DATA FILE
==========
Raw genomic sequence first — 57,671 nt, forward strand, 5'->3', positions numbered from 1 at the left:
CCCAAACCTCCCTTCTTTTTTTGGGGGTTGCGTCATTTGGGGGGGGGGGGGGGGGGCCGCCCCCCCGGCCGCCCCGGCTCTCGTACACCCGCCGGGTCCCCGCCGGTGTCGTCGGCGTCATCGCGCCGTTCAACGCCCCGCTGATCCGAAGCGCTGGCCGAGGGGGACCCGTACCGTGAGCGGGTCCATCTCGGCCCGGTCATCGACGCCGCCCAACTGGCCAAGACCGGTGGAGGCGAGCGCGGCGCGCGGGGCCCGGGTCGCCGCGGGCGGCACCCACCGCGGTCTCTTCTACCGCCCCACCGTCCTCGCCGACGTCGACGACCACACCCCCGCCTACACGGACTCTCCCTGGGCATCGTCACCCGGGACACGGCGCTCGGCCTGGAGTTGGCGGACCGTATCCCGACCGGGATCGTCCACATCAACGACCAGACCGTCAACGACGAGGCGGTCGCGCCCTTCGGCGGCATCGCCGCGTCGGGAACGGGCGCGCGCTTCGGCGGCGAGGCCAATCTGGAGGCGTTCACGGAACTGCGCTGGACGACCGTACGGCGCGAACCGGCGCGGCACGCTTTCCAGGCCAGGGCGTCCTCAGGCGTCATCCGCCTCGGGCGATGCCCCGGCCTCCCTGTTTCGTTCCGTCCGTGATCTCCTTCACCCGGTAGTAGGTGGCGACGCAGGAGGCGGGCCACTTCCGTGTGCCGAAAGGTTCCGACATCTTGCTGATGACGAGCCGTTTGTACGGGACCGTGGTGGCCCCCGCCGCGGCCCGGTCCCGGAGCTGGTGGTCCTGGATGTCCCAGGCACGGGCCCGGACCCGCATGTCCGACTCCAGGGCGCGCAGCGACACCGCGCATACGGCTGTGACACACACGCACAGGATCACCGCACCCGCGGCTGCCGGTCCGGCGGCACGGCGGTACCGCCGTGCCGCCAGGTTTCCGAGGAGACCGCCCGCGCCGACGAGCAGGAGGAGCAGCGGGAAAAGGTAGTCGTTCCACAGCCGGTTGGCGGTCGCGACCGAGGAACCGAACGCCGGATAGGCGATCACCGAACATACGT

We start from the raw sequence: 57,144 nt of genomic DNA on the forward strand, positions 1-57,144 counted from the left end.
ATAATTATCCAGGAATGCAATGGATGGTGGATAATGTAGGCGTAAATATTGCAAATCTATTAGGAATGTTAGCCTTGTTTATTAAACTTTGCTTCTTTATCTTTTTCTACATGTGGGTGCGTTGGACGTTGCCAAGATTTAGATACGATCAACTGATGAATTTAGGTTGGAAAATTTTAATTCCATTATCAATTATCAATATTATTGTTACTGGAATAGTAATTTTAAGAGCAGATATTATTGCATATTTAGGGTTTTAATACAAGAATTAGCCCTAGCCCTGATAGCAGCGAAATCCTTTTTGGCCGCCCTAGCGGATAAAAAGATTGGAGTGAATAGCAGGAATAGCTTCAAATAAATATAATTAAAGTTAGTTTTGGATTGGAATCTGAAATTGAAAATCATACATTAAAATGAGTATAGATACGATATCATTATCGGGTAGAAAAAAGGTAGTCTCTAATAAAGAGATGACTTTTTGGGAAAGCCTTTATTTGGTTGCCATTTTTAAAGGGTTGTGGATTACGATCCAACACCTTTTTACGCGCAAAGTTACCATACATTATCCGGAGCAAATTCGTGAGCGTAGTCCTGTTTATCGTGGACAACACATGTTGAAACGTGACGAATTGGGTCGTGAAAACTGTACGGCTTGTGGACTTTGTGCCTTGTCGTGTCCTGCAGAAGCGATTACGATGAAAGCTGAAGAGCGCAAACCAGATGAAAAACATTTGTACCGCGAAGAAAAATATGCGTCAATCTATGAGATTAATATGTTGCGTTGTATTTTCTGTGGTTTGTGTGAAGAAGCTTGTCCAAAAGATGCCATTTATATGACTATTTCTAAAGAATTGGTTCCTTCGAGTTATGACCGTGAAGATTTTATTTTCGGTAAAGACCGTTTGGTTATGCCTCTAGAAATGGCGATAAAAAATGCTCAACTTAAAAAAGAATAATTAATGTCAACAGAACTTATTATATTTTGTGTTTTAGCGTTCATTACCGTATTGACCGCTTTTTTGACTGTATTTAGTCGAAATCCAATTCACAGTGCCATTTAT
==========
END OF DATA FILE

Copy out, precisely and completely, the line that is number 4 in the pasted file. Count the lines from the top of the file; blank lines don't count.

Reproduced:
ATAATTATCCAGGAATGCAATGGATGGTGGATAATGTAGGCGTAAATATTGCAAATCTATTAGGAATGTTAGCCTTGTTTATTAAACTTTGCTTCTTTATCTTTTTCTACATGTGGGTGCGTTGGACGTTGCCAAGATTTAGATACGATCAACTGATGAATTTAGGTTGGAAAATTTTAATTCCATTATCAATTATCAATATTATTGTTACTGGAATAGTAATTTTAAGAGCAGATATTATTGCATATTTAGGGTTTTAATACAAGAATTAGCCCTAGCCCTGATAGCAGCGAAATCCTTTTTGGCCGCCCTAGCGGATAAAAAGATTGGAGTGAATAGCAGGAATAGCTTCAAATAAATATAATTAAAGTTAGTTTTGGATTGGAATCTGAAATTGAAAATCATACATTAAAATGAGTATAGATACGATATCATTATCGGGTAGAAAAAAGGTAGTCTCTAATAAAGAGATGACTTTTTGGGAAAGCCTTTATTTGGTTGCCATTTTTAAAGGGTTGTGGATTACGATCCAACACCTTTTTACGCGCAAAGTTACCATACATTATCCGGAGCAAATTCGTGAGCGTAGTCCTGTTTATCGTGGACAACACATGTTGAAACGTGACGAATTGGGTCGTGAAAACTGTACGGCTTGTGGACTTTGTGCCTTGTCGTGTCCTGCAGAAGCGATTACGATGAAAGCTGAAGAGCGCAAACCAGATGAAAAACATTTGTACCGCGAAGAAAAATATGCGTCAATCTATGAGATTAATATGTTGCGTTGTATTTTCTGTGGTTTGTGTGAAGAAGCTTGTCCAAAAGATGCCATTTATATGACTATTTCTAAAGAATTGGTTCCTTCGAGTTATGACCGTGAAGATTTTATTTTCGGTAAAGACCGTTTGGTTATGCCTCTAGAAATGGCGATAAAAAATGCTCAACTTAAAAAAGAATAATTAATGTCAACAGAACTTATTATATTTTGTGTTTTAGCGTTCATTACCGTATTGACCGCTTTTTTGACTGTATTTAGTCGAAATCCAATTCACAGTGCCATTTAT